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Uber Working with Human Trafficking Awareness Organizations to Deliver Key Information to Drivers

Uber is working collaboratively to help drivers identify the signs of human trafficking and what to do about it

CALGARY (June 22, 2022) – Uber is partnering with #NotInMyCity in an effort to help raise awareness around human trafficking and what drivers can do if they witness human trafficking of any kind during a trip. This campaign is supported by the Canadian Centre to End Human Trafficking.

The initiative will be launched next week with all drivers with Uber in Alberta receiving information about sexual exploitation and human trafficking in Canada, by understanding the behavioural signs that might indicate an exploited person, and how to get help without putting the concerned individual in harm’s way. The messaging has been developed in collaboration with #NotInMyCity.

#NotInMyCity is a non-profit that is raising awareness and taking collective action to prevent, disrupt and end sexual exploitation and trafficking, focusing on children and youth. In the Canadian transportation sector, #NotInMyCity is a leading partner who is helping address human trafficking across major corridors.

A national message will be pushed out to all drivers who use the Uber platform across the country in late July, in collaboration with the Canadian Centre to End Human Trafficking.

Further, drivers are being encouraged to take #NotInMyCity’s e-learning course, which helps individuals learn about the issue of human trafficking and sexual exploitation in Canada, and what to do if they believe they are witnessing human trafficking.

“Uber is not immune to an issue that impacts an estimated 25 million people and spans across every industry and every community in the world,” said Nick Pailthorpe, Uber Canada’s Public Safety Manager. “Drivers who use the Uber platform play a crucial role in spotting victims of human trafficking and we feel that it is important to do our part to help raise awareness.”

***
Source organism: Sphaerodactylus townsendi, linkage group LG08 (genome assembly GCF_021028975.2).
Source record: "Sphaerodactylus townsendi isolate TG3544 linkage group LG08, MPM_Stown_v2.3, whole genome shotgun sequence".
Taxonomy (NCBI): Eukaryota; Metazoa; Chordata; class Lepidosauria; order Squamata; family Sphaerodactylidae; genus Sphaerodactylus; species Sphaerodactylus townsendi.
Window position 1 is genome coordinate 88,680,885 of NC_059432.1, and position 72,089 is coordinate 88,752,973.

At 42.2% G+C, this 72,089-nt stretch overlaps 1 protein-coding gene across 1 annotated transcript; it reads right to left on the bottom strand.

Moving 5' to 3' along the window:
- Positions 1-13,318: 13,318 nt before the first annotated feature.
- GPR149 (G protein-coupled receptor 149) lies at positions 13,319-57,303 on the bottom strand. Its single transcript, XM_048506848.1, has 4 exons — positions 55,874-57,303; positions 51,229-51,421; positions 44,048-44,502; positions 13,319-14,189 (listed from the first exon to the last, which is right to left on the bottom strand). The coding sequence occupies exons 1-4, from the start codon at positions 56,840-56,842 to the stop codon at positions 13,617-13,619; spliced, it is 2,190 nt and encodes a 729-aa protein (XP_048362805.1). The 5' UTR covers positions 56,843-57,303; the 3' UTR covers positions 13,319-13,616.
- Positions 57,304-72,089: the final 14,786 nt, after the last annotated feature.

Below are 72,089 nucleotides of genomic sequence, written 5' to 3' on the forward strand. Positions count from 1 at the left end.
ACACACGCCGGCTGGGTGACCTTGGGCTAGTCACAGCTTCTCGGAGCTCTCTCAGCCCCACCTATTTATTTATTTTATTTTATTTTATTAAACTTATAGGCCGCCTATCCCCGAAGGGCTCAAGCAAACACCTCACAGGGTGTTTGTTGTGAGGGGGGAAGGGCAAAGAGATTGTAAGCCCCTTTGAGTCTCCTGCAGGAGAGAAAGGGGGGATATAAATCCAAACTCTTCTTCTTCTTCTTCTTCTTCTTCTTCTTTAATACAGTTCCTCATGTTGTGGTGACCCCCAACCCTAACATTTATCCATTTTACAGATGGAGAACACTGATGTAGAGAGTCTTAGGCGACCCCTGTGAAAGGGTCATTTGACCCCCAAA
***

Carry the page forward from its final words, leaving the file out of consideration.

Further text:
Human trafficking and sexual exploitation are the fastest-growing crimes in Canada and are the second-largest source of illegal income worldwide. In Canada, 21% of trafficking victims are under the age of 18. While making up only 4% of the country’s population, 50% of Canada’s trafficking victims are Indigenous people.

“By providing drivers who use Uber’s platform with information about human trafficking and sexual exploitation in our country, they are in a better position to safely manage potential situations where they may be a witness to a trafficking situation,” said Paul Brandt, Founder of #NotInMyCity. “We are pleased to be dispatching our education and awareness materials to this important group.”

According to the Canadian Centre to End Human Trafficking, transportation corridors are frequently used by traffickers, and once a victim has been recruited, traffickers will often move them from city to city to maximize profits, access new markets and avoid competition. It also helps keep control of the victim who may not know where they are or how to get help, making it easier for traffickers to evade detection by police.

 #NotInMyCity offers an interactive e-learning course for anyone interested in learning more about the issue of human trafficking and sexual exploitation in Canada. It was developed in collaboration with national and international thought leaders. Upon completion of the free 30-minute e-course, participants are awarded a certificate. Thousands of individuals have completed the course so far.

In Canada, anyone can call the Canadian Human Trafficking Hotline at 1-833-900-1010 or call 211 for local Alberta resources if they believe they witness or are experiencing human trafficking or sexual exploitation. If anyone is in immediate danger, it is recommended to call 9-1-1.